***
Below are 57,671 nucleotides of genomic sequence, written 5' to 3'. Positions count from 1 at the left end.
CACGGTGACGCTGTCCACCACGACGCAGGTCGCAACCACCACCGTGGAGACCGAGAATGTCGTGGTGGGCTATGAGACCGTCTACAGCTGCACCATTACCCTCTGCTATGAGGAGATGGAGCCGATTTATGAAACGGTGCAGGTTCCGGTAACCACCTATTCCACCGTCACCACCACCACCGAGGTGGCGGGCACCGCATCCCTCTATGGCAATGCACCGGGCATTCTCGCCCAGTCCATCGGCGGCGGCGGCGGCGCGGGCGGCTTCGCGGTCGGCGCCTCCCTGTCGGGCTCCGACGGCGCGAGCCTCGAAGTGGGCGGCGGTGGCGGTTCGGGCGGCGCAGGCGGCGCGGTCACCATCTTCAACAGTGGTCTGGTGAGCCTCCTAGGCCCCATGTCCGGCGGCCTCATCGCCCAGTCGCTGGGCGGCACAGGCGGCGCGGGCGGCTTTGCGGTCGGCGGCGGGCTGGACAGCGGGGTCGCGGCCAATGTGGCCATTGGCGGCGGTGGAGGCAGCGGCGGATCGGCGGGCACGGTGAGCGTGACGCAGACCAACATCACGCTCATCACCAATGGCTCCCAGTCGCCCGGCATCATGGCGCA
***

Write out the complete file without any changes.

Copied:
Below are 57,671 nucleotides of genomic sequence, written 5' to 3'. Positions count from 1 at the left end.
CACGGTGACGCTGTCCACCACGACGCAGGTCGCAACCACCACCGTGGAGACCGAGAATGTCGTGGTGGGCTATGAGACCGTCTACAGCTGCACCATTACCCTCTGCTATGAGGAGATGGAGCCGATTTATGAAACGGTGCAGGTTCCGGTAACCACCTATTCCACCGTCACCACCACCACCGAGGTGGCGGGCACCGCATCCCTCTATGGCAATGCACCGGGCATTCTCGCCCAGTCCATCGGCGGCGGCGGCGGCGCGGGCGGCTTCGCGGTCGGCGCCTCCCTGTCGGGCTCCGACGGCGCGAGCCTCGAAGTGGGCGGCGGTGGCGGTTCGGGCGGCGCAGGCGGCGCGGTCACCATCTTCAACAGTGGTCTGGTGAGCCTCCTAGGCCCCATGTCCGGCGGCCTCATCGCCCAGTCGCTGGGCGGCACAGGCGGCGCGGGCGGCTTTGCGGTCGGCGGCGGGCTGGACAGCGGGGTCGCGGCCAATGTGGCCATTGGCGGCGGTGGAGGCAGCGGCGGATCGGCGGGCACGGTGAGCGTGACGCAGACCAACATCACGCTCATCACCAATGGCTCCCAGTCGCCCGGCATCATGGCGCA